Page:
Article

Changing trends in antimicrobial susceptibility of Streptococcus pneumoniae isolates in Taiwan, 2006-2007.

Section of Infectious Diseases, Department of Internal Medicine, Taichung Veterans General Hospital, Taichung, Taiwan.
Journal of microbiology, immunology, and infection = Wei mian yu gan ran za zhi (Impact Factor: 1.63). 05/2012; 45(4):305-10. DOI: 10.1016/j.jmii.2011.12.012
Source: PubMed

ABSTRACT Multiple antibiotic-resistant clones of Streptococcus pneumoniae have spread throughout the world and continue to evolve under the selective pressure of antibiotics and vaccines. The aim of this study is to assess the susceptibility of S. pneumoniae isolates and to analyze the resistance trends in Taiwan.
Antimicrobial susceptibility tests were performed on 152 nonmeningeal isolates of S. pneumoniae that were collected from 13 different hospitals around Taiwan from 2006-2007. Tests were performed using the broth microdilution method according to recommendations of the Clinical and Laboratory Standards Institute.
The minimal inhibitory concentrations (MIC(50)/MIC(90)) of penicillin, cefotaxime, vancomycin, and moxifloxacin were 0.5/1.0, 0.25/1.0, 0.25/0.5, and 0.06/0.12 μg/mL, respectively. The susceptibility rates of penicillin, cefotaxime, vancomycin, and moxifloxacin were 99.3%, 99.3%, 100%, and 98.7%, respectively. However, if the meningitis breakpoints were applied to these nonmeningeal isolates, the susceptibility rates of penicillin and cefotaxime were reduced to 18.4% and 76.3%, respectively. Compared with the findings from previous studies in Taiwan, our results show that the percentage of S. pneumoniae isolates with a penicillin MIC of 0.12-1.0 μg/mL increased from 43.3% in 1996-1997 to 73.7% in 2006-2007 (p < 0.001). The percentage of S. pneumoniae isolates with a cefotaxime MIC of 1.0 μg/mL increased from 11.3% in 1996-1997 to 23.0% in 2006-2007 (p < 0.001). Regarding the serial MIC intervals of the four antimicrobial agents, there was no significant difference between bacteremic and nonbacteremic isolates.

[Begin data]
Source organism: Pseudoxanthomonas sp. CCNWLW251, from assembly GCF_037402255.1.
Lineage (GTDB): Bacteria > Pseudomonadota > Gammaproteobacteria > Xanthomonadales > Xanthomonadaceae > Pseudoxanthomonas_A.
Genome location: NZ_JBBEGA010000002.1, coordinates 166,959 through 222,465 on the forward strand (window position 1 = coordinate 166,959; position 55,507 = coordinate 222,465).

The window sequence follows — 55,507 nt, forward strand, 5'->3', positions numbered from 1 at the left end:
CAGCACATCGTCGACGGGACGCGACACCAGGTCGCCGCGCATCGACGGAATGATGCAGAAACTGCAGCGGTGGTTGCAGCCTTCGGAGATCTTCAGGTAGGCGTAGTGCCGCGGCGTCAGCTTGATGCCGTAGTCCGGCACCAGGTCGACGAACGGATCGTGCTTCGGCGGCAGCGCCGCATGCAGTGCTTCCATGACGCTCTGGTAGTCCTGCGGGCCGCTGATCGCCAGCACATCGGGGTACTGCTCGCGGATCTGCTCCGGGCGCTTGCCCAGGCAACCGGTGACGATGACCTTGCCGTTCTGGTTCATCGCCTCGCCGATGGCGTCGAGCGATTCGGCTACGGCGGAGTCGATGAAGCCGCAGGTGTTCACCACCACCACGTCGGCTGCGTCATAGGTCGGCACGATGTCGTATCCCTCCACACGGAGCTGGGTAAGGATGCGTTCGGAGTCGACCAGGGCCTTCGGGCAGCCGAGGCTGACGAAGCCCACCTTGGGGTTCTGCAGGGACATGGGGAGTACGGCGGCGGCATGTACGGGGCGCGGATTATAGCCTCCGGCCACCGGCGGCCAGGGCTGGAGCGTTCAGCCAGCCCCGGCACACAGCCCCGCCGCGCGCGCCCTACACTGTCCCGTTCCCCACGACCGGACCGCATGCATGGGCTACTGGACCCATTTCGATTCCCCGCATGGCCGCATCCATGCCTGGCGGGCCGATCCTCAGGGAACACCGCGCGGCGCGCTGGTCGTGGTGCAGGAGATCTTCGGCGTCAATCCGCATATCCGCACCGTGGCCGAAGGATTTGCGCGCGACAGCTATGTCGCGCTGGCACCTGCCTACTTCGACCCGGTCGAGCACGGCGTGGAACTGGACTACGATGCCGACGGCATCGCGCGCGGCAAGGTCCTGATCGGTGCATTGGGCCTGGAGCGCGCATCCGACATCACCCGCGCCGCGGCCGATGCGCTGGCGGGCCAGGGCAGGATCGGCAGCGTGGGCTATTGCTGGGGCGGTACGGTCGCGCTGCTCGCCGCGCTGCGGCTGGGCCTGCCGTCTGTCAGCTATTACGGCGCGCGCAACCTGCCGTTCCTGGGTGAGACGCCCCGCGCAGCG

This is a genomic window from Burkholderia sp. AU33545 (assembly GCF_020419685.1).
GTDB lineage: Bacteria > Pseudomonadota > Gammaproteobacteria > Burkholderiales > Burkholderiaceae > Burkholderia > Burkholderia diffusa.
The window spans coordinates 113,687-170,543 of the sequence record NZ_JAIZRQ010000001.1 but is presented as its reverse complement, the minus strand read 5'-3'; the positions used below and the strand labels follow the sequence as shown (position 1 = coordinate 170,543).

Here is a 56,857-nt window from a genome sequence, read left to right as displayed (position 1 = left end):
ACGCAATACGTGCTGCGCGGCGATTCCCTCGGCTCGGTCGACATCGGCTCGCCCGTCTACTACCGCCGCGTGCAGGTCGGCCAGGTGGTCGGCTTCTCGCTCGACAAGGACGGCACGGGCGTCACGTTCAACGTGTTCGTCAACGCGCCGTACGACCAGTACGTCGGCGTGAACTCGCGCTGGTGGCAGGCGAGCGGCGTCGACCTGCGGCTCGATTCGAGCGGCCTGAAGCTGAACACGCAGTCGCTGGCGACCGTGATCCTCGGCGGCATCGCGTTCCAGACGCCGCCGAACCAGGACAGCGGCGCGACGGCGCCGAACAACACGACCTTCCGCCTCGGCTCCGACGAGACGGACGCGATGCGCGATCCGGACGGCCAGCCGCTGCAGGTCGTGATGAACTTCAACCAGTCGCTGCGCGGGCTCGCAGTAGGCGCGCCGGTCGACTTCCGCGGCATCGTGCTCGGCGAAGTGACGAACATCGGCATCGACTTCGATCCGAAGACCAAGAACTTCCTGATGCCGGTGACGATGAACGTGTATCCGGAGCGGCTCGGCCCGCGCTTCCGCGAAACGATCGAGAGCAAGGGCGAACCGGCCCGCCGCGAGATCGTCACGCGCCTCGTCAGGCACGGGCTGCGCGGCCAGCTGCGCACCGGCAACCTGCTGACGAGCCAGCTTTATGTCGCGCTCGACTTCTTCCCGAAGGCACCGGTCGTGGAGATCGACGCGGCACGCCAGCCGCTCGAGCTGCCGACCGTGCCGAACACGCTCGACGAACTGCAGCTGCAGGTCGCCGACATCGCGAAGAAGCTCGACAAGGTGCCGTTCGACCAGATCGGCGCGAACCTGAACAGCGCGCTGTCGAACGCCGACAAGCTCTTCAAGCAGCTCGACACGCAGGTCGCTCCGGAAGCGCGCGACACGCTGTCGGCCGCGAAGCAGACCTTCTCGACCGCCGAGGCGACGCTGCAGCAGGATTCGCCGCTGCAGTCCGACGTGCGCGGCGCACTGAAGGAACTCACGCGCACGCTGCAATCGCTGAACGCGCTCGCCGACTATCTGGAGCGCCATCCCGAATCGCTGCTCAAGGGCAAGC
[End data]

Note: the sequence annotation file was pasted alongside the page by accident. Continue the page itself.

Although nonmeningeal S. pneumoniae isolates remained susceptible to penicillin, the proportion of isolates with a penicillin MIC of 0.12-1.0 μg/mL or cefotaxime MIC of 1.0 μg/mL increased during the past decade in Taiwan. The ever-increasing resistance of S. pneumoniae has a great impact on the treatment of meningitis.

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